Jerry Kiersey, managing director of the Dublin-based haulage company Green Tiger, told The Currency his own business transporting cars in Ireland and the UK was now grinding to a halt. But he highlighted difficulties faced by his colleagues in other supply chains where activity is continuing. “Bureaucracy is alive and well,” he said. While he acknowledged Taoisach Leo Varadkar’s recognition for hauliers in his St Patrick’s Day speech, Kiersey added: “At the bureaucratic level, that’s not the case.”

Dublin Port
Containers at Dublin Port. Photo: Gareth James

In Ireland, the Revenue Commissioners have now waived customs controls on medical supplies. “Critical pharmaceutical products and medicines will be given a Customs ‘green routing’ to facilitate uninterrupted importation and supply,” they announced.

“Again this keeps these goods moving into Ireland freely from outside the EU,” said Lynch.

On Wednesday, the Road Safety Authority increased the fortnightly driving time limit from 90 to 112 hours for hauliers and reduced the minimum weekly rest time to 24 hours. The “temporary and urgent derogation” is in response to “the potential impact of the coronavirus on HGV operations and the importance of the road haulage sector to the national economy and in response to requests from the haulage industry,” the RSA announced. It is in place until April 16 and will be reviewed every week.

No drivers on board

Flexibility will help the haulage sector deal with restrictions as normal work practices change to prevent the spread of the virus. Where countries have closed their borders in north-eastern Europe, Stena Line has stopped carrying passengers but maintained sailings for freight, using the extra space to accommodate drivers in single cabins.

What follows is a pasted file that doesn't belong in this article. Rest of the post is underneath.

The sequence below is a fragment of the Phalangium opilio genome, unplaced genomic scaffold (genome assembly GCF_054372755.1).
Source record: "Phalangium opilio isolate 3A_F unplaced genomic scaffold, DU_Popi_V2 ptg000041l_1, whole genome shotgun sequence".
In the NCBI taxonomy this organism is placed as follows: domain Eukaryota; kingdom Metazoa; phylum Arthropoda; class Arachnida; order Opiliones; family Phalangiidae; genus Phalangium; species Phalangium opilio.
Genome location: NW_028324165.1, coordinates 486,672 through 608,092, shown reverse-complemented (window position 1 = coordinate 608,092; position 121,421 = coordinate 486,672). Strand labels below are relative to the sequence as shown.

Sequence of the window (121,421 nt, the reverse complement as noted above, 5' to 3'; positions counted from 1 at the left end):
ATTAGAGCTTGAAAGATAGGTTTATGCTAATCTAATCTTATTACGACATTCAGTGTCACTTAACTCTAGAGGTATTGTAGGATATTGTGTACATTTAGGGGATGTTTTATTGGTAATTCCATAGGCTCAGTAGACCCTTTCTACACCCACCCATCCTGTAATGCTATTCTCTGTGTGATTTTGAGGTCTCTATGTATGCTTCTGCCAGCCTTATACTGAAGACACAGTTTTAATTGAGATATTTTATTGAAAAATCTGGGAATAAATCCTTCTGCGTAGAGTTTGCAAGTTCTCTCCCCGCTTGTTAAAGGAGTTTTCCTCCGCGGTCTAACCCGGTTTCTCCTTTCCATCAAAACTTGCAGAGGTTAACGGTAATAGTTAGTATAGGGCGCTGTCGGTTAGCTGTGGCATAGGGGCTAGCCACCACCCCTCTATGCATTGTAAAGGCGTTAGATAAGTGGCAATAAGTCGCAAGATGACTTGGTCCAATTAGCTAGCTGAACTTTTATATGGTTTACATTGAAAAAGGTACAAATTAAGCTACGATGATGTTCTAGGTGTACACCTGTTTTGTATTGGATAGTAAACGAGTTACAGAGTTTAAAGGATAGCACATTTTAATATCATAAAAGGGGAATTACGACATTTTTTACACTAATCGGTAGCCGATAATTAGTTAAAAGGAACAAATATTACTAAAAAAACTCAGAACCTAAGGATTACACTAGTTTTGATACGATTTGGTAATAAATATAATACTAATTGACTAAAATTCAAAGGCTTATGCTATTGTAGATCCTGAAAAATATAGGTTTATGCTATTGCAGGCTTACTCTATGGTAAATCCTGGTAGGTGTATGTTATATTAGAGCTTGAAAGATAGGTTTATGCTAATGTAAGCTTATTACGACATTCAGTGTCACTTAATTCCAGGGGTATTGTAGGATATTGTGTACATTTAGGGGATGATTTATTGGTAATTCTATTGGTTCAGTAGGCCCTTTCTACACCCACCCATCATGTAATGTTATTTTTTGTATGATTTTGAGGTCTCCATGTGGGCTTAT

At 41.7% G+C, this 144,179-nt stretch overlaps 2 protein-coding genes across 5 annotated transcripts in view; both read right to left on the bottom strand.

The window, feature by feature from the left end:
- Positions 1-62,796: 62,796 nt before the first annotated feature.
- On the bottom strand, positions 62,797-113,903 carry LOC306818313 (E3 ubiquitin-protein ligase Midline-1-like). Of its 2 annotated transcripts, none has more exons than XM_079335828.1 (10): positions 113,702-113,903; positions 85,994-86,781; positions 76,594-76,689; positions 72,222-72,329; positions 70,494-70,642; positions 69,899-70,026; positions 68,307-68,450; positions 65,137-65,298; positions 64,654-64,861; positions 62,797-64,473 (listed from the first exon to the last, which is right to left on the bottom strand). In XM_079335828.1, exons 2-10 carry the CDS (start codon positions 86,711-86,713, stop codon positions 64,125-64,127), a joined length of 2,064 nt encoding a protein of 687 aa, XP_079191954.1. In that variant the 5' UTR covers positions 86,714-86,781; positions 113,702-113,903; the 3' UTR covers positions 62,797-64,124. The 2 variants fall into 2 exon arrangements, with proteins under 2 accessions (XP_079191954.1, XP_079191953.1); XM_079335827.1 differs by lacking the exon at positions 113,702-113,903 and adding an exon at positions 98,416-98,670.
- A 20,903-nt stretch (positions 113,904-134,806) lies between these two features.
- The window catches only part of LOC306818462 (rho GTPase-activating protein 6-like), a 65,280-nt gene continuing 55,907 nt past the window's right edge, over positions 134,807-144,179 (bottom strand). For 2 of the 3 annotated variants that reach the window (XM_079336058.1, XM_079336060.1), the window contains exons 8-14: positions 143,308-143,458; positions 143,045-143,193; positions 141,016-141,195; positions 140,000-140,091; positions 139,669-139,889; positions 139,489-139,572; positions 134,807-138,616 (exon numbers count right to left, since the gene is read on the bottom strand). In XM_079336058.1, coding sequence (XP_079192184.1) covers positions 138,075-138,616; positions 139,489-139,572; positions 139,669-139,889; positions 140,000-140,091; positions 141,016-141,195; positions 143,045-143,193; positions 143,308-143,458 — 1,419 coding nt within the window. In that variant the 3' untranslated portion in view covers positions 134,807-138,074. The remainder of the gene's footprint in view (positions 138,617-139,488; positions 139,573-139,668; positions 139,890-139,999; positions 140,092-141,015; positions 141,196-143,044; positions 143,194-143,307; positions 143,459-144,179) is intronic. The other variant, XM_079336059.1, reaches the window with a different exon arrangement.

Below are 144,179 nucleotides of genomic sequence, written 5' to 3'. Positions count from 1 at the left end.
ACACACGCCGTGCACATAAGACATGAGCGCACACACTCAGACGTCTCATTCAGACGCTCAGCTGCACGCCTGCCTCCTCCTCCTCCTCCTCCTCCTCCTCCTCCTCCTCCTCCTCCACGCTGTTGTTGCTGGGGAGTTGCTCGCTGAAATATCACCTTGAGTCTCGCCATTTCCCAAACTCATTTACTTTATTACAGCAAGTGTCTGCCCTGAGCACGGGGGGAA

On Irish Sea crossings, Seatruck Ferries was first to impose restrictions affecting freight transport, banning all passengers aboard its vessels including lorry drivers as early as March 12. “Our Irish Sea services will run as normal but will be restricted to the shipment of drop trailers and unaccompanied trade vehicles. Customers who normally move driver accompanied vehicles on our services can of course continue to move their traffic, albeit on an unaccompanied trailer only basis,” CEO Alistair Eagles wrote to customers. Irish drivers must now drop their trailer on the ferry, where a British counterpart will pick it up.

Arrangements so far have not affected the supply of essential European supplies into Ireland. 

“Food is fine. There are no issues at all,” said Lynch. “Supply chains are going to be a little slower depending on availability of staff for manufacturing. If the supply chain gets longer, you need to build that time, so keep your orders going as usual now to maintain consistency.”

The same cannot be said for trade outside the EU. There are reports of emerging shortages for bulk Chinese-made spare parts, such as simple nuts and bolts. 

Not only did China’s industry shut down for several weeks, disrupting production. As it resumes amid stricter controls and quarantine protocols at Chinese ports, the fits and starts in the world’s largest exporter have sent shockwaves down the logistics chain, disorganising cargo shipping. Some exotic fruit may become scarce in the near future as importers here can’t get their hands on enough containers to reach Africa and South America, especially refrigerated ones.

Peak milk